We can never hope to have enough humility to truly understand what it is like “in another man’s shoes.” We can only endeavor to appreciate what we ourselves have achieved without putting down another person’s circumstances and apparent choices that may have led to that lifestyle.
Recently, one of the current administration’s secretaries, Ben Carson, was quoted as saying this:
Poverty is a state of mind.
No wonder he’s been getting a huge backlash from saying this; but, it made me think. What is the reverse? So, I posted a response:
Mindlessness is a state of poverty.
We have choices in life; it’s true. Perhaps, as adults, we have chosen to say or do things that have kept us in some form of impoverished state of living. However, we can never look over the proverbial fence and point a finger at anyone else who seems to be living in poverty and tell them that it is all a state of mind. To do so is not only cruel and heartless, but misses the point of choice and mindfulness.
What is the opposite of mindfulness? Mindlessness. We are living in a unique time where we are all being forced to wake up to our collective condition. To say everyone is waking up at the same time or in the same way is ridiculous. Each human has their own unique path and will spend their life in a perpetual cycle of waking up and falling back to sleep again; no exceptions.
When someone asked the Dalai Lama whether he was enlightened, he laughed and replied that if he were, he would no longer be in physical form. On suffering and ignorance, he said:
“All suffering is caused by ignorance. People inflict pain on others in the selfish pursuit of their own happiness or satisfaction.” ~Dalai Lama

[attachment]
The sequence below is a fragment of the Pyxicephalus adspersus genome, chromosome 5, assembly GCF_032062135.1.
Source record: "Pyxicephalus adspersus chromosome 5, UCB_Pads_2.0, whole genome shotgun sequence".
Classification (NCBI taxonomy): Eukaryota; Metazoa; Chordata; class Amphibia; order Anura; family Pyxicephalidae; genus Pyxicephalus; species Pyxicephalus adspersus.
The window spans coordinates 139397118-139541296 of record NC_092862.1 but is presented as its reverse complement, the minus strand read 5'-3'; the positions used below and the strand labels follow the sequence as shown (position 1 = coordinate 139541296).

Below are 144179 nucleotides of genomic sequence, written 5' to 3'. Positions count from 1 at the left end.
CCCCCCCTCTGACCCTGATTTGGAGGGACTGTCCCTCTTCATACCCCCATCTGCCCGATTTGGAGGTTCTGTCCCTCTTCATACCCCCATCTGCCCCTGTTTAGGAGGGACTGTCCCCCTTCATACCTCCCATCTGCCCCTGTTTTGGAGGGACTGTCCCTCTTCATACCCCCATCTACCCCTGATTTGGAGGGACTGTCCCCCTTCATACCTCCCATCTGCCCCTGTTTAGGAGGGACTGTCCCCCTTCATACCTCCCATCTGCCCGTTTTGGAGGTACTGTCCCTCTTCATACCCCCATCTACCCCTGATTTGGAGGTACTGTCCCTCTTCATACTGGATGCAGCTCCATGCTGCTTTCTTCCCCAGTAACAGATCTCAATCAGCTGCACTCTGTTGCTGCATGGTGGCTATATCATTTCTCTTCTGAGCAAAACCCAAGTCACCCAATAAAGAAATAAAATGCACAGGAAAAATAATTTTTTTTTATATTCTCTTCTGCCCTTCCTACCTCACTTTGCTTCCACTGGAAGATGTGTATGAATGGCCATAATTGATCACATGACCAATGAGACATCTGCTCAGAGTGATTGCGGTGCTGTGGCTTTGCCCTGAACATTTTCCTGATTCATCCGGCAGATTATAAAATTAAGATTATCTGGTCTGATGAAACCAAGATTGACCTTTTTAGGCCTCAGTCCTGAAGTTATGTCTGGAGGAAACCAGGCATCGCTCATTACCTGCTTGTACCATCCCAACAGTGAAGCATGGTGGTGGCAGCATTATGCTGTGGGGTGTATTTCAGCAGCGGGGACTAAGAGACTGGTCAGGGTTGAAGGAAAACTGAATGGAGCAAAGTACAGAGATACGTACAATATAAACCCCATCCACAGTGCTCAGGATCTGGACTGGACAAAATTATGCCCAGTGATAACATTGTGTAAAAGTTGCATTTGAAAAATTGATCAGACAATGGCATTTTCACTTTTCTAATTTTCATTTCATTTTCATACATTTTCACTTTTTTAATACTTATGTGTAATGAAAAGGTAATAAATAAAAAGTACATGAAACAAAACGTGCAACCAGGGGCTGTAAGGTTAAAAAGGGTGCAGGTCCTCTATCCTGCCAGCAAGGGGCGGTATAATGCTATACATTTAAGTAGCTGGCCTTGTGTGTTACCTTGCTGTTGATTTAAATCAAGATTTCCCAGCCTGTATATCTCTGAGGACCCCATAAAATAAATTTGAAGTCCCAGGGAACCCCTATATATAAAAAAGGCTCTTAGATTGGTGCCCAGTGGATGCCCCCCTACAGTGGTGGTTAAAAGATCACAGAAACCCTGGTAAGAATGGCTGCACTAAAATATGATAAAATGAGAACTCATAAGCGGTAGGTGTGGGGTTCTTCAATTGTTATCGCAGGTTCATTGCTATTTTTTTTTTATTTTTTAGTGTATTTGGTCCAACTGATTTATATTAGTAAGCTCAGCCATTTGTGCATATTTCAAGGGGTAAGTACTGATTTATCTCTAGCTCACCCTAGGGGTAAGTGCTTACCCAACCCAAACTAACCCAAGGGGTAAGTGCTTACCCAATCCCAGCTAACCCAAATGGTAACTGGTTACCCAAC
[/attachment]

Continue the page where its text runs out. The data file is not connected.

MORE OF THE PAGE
There is poverty that goes beyond the simple fact of not having enough money to afford food or housing. It is the poverty of an ignorant mind, what I call mindlessness. If you cannot appreciate that each person is always doing the very best that they know how to do, in that moment with what they have to work with, then you cannot judge them.
A 16th century martyr, John Bradford, who was burned at the state for the crime of “stirring up the crowd” with rebellious words against Queen Mary the First (the Tutor queen), is attributed with the well-worn expression of humility:
There but for the Grace of God go I.
To be humble and understanding of the suffering and condition of others is one of the underpinnings of most religions. We can never hope to have enough humility to truly understand what it is like “in another man’s shoes.” We can only endeavor to appreciate what we ourselves have achieved without putting down another person’s circumstances and apparent choices that may have led to that lifestyle.
There is another axiom that comes to mind, so to speak, pun intended…A mind is a terrible thing to waste! If we are mind-FULL, rather than mind-LESS, then we can realize that our own path is unique and never-MIND what it is that others are or have done on theirs.
I welcome your thoughts on this thoughtful topic.
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